'The Literary Mission of Luis Muñoz (ca.1594-1646)'
|Starts:||17:00 21 May 2014|
|Ends:||19:00 21 May 2014|
|What is it:||Seminar|
|Organiser:||School of Arts, Languages and Cultures|
|Who is it for:||University staff, Adults, Alumni, Current University students, General public|
Over the course of a thirty-year literary career, the licentiate Luis Muñoz (b. ca.1594; d. 1646), a bureaucrat at the courts of Habsburg kings Philip III and Philip IV, published the Lives of eight contemporary religious figures. He was the most active writer of this kind in seventeenth-century Spain and his works were held in high regard by his peers; they have, however, largely been ignored by modern scholars.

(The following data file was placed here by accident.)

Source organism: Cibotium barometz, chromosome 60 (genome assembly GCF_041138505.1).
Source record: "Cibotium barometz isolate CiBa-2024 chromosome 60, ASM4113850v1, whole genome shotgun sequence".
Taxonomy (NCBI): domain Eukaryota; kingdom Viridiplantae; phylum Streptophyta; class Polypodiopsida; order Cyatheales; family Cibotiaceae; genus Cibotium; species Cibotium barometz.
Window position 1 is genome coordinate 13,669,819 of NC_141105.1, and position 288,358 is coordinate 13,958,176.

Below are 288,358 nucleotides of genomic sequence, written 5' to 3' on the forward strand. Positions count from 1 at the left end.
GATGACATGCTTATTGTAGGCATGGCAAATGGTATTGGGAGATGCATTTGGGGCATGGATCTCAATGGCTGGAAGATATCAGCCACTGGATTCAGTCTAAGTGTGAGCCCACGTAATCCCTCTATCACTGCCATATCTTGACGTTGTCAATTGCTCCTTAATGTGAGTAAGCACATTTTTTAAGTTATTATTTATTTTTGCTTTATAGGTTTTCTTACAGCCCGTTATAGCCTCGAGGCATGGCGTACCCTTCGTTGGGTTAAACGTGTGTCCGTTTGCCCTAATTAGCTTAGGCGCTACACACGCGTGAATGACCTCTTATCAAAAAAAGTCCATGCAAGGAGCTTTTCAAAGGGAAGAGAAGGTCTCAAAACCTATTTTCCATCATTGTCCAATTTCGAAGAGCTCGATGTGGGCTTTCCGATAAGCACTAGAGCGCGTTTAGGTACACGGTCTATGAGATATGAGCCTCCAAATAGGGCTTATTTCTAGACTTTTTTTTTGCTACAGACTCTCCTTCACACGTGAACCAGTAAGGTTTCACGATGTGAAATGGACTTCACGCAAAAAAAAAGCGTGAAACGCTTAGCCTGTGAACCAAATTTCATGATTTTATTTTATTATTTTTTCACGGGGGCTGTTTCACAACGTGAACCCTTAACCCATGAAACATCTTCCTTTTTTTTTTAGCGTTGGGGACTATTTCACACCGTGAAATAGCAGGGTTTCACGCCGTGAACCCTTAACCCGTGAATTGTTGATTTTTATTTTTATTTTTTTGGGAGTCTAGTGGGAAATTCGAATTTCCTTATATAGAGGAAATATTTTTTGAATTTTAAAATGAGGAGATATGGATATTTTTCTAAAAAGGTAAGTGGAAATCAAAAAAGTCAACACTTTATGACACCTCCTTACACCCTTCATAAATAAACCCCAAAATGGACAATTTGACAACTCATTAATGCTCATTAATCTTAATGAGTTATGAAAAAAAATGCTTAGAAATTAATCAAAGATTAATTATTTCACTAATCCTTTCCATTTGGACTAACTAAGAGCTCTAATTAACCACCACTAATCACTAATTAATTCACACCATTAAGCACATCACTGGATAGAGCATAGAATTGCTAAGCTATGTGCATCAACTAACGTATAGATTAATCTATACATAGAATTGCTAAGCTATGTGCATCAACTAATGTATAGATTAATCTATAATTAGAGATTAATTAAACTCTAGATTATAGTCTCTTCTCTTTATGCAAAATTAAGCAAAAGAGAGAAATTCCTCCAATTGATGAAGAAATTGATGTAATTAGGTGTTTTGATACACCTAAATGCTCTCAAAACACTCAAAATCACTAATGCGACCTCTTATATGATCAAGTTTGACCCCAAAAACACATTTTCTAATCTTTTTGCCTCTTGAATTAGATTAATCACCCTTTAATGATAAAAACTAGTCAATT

In lifting the lid on Muñoz’s literary activity, this paper poses and seeks to address a number of questions. Muñoz’s motives for bringing to light the ‘lives and virtues’ of his eight subjects are considered, as is the extent to which his narrative accounts were circumscribed by the demands of religious orthodoxy, the genre to which these literary portraits belong, and their relationship to the better-studied disciplines of religious sculpture and pictorial art.
Organisation: The University of Manchester
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